Japanese Yokai – Myths and Folklore

If you are quite taken with Japanese manga and anime, you may have come across the name Yokai. It is often used to refer to Japanese monsters, ghosts, spirits, and goblins that entertain and scare us with their many mischievous and mysterious tricks.

Japan is known for its love for supernatural creatures. It is evident in their movies and mangas as well. Apart from being featured in movies as bizarre and fun characters that we sometimes fall in love with, yokai embodies rich Japanese history.

It incorporates all kinds of bizarre and ghostly entities that emerged from Japanese traditional art forms and folklores. So in this article, we will look at everything you need to know about Yokai- Japanese monsters.

What is Yokai? – A Japanese Concept

The term yokai is derived from two kanji words with “yo” which could mean attractive, bewitching, and “kai” which could mean wonder or mystery. Though the term doesn’t have any English equivalent, it refers to monsters, spirits, demigods, and all other forms of unearthly creatures.

In Japanese folklore, yokai refers to a class of legendary or supernatural monsters, spirits, and ghosts. A Yokai is said to have strange connections with humans. This is because they are often depicted as strange embodiments of ordinary creatures.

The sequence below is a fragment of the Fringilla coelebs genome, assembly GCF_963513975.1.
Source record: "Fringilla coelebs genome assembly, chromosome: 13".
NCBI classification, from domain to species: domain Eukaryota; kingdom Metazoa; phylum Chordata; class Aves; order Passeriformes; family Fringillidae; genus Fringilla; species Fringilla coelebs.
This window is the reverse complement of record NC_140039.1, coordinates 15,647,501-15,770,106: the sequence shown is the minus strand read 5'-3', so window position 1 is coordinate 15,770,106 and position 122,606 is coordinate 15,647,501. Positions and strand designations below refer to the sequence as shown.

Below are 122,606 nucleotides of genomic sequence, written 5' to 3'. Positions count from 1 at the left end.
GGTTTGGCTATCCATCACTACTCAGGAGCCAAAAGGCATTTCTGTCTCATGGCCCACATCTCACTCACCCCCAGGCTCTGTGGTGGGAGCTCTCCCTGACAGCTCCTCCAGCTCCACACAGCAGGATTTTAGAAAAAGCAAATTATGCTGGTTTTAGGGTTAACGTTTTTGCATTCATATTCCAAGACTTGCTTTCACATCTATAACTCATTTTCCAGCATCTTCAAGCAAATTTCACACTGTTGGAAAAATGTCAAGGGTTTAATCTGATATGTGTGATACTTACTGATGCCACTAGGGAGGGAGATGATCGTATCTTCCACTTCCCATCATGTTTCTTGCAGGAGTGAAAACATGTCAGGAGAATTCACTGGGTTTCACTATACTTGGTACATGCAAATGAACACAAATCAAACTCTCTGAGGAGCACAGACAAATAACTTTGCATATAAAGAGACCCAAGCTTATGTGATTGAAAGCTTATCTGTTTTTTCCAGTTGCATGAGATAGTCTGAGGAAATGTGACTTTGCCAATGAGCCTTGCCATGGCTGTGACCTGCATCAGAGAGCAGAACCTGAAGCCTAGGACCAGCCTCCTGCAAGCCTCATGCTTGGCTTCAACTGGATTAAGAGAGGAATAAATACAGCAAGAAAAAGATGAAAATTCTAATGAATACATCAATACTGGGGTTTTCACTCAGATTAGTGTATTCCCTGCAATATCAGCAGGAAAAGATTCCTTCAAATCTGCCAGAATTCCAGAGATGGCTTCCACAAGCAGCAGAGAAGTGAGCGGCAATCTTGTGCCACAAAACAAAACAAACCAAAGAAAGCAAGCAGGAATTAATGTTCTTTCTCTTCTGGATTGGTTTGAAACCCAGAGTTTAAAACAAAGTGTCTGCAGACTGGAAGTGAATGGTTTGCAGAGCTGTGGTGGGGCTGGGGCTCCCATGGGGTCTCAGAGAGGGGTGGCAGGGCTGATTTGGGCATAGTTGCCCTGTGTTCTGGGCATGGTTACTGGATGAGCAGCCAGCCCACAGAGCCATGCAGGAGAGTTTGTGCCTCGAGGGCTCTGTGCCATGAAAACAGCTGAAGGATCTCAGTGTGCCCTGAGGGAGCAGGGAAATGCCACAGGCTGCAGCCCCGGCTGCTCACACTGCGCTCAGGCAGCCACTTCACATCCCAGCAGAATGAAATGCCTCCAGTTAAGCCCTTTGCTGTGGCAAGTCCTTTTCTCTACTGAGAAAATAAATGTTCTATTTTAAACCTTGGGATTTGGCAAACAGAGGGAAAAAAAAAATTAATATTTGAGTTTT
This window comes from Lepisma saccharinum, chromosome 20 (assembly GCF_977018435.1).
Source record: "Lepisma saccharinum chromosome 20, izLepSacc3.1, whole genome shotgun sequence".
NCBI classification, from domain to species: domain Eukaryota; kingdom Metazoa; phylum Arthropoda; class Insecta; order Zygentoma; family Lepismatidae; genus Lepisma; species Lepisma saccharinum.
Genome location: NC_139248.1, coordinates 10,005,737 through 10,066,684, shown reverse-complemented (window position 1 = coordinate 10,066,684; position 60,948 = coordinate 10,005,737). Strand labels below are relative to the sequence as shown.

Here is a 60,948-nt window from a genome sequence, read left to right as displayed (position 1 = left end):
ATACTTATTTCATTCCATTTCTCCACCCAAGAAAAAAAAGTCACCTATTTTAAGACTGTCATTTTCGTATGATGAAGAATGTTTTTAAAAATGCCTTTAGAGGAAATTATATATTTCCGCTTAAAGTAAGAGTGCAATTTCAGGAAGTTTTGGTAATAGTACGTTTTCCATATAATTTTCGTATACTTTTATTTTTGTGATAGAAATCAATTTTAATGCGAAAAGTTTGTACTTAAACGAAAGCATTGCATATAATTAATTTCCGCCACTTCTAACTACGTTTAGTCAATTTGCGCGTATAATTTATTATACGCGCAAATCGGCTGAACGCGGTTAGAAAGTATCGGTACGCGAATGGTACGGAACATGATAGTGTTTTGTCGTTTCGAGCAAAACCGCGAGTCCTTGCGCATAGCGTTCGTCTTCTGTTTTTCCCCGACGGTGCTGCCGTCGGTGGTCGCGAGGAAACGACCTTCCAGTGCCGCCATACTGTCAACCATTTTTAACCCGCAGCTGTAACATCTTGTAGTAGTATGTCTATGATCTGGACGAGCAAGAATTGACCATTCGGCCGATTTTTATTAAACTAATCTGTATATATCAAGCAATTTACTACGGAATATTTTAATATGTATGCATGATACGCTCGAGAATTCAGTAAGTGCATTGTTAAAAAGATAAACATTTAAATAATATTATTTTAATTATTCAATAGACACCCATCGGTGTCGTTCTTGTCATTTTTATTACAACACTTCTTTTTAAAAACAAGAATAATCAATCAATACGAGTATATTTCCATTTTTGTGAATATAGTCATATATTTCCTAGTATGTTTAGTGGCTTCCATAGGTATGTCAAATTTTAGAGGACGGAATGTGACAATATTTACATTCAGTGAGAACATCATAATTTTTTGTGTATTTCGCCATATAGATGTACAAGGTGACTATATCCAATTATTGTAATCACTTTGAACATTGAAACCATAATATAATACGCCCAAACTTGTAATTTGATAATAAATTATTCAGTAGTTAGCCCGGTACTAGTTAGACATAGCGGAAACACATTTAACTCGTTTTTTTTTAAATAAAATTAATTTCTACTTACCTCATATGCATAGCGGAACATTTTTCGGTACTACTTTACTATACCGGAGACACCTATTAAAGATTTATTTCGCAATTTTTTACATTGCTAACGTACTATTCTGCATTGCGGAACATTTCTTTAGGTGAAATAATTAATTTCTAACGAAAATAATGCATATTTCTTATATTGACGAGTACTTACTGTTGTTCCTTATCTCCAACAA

Yokai is deeply rooted in ancient Japanese religion, Japanese anime, and the providence of nature. It has a strange essence and should not be likened to a demon. A yokai, in every sense of the word, embodies behaviors that range from scary, vindictive, or mischievous to friendly, fortuitous, and helpful.

Interestingly, not all yokai are vindictive and have ill intentions. Some of these monsters just want to put you in a state of panic. They are often known to turn into different shapes. Like from animals to deformed humans. It is even said that some yokai can shapeshift.

You should know that the concept of yokai has been in existence for centuries, as a phenomenon that varies greatly throughout the various periods of Japanese history. What’s more, it spanned from the ideas of animism; spirit-like entities believed to reside in all things, including objects.